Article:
As above, in the unitary of odd-numbered stages including the circuit of the first stage, a plurality of p-channel MOSFETs, for example, Q50 to Q53 are connected to each other in series, whereas a plurality of n-channel MOSFETs, for example, Q56 to Q59 are connected to each other in series in the unitary circuits of the even-numbered stages. Additionally, although not particularly limited to, a MOSFET, for example, Q60 to act as a capacitance element to increase the load capacitance is connected to an input section of the unitary circuit of the subsequent stage. With the provision, the desired delay signal can be produced by a reduced number of circuit elements. In this embodiment, the unitary circuits are configured in a connection similar to a cascade connection to form first to third delay circuits DL1 to DL3.

The first delay circuit DL1 is adopted to adjust the process fluctuation of the threshold value of MOSFETs and the like in the manufacturing of the semiconductor IC devices. To adjust the delay time, there are arranged the inverter circuits IV1 and IV2 and NAND gates G1 and G2, a metal layer M2 as a fuse being fabricated between the input of the inverter IV1 and the power supply terminal VCC. That is, in a state the fuse configured with the metal layer M2 is present, the high-level control signal is supplied via the inverters IV1 and IV2 to the NAND gate G1. Accordingly, the NAND gate G1 functions as an inverter circuit to invert the timing signal SALT to be fed to the unitary delay circuit. In this situation, due to the low-level output signal from the inverter IV1, the output signal from the NAND gate G2 is set to the high level regardless of the timing signal SALT. Therefore, the timing signal SALT is outputted via the delay circuits DL1, DL2, and DL3.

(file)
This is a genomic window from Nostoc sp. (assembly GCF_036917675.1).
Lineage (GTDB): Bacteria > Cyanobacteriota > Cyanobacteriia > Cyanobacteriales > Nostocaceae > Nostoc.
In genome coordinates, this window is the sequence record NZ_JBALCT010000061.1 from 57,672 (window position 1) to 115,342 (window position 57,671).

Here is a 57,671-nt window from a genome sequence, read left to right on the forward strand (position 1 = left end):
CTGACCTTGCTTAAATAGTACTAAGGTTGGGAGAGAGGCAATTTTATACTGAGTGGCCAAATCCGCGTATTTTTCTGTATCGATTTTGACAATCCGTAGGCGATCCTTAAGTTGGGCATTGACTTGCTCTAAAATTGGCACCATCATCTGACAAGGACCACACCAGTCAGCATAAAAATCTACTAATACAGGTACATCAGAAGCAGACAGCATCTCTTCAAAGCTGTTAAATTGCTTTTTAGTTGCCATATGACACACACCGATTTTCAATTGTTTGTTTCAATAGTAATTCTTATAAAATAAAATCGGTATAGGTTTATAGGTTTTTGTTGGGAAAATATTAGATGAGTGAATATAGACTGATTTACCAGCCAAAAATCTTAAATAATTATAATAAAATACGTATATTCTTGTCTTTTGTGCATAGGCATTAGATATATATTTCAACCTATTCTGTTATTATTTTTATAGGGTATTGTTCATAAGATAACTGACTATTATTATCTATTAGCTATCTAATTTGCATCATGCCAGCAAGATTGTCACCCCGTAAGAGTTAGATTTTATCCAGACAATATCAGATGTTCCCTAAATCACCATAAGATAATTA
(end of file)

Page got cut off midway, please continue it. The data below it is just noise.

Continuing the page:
When the fuse constituted with the metal layer M2 is disconnected, the input level of the inverter IV1 is set to the low level by a high-resistance pull-down resistor or the like, not shown. Consequently, the output signal from the inverter IV1 is set to the high level and hence the NAND gate G2 operates as an inverter circuit. Resultantly, the timing signal SALT is supplied to the second delay circuit DL2 without passing through the first delay circuit DL1. On this occasion, the low-level output signal from the inverter IV2 set the output signal from the NAND gate G1 to the high level regardless of the timing signal SALT. In consequence, the timing signal SALT is outputted via the delay circuits DL2 and DL3 in this state.

In short, in a case in which the values of potential of bit lines BL and /BL becomes excessive because of too large values of delay time produced by the delay circuits DL1 to DL3 due to the process fluctuation or deviation in the characteristic thereof even when the output signal from the sense amplifier SA reaches VDL and VSG through the overdrive of the sense amplifier SA as above, the fuse is disconnected and the overdrive pulse is adjusted to a pulse of a short width corresponding to the delay circuits DL2 and DL3, thereby avoiding the drawback above.

The NOR gate circuit G4 generates an overdrive pulse ODP to rise to a high level in response to the change of the output signal from the inverter IV3 to the low level at timing synchronized with the rising edge of the timing signal SALT to the high level. When the rising of the signal SALT to the high level is delayed by the delay circuits DL1 and DL2 and the output signal from the delay circuit DL3 is set to the high level, the NOR gate G4 changes the pulse ODP from the high level to the low level. In this way, there is produced the overdrive pulse ODP which is kept at the high level only during the delay time of the delay circuits.

Each of the p-channel MOSFETs Q50 to Q53 and n-channel MOSFET Q54 is fabricated with a minimum channel length of Lg. Connecting these MOSFETs in a multiple stages, it is possible to adjust the pulse width of the overdrive pulse ODP in association with the VCC dependence and process dependence of the memory array.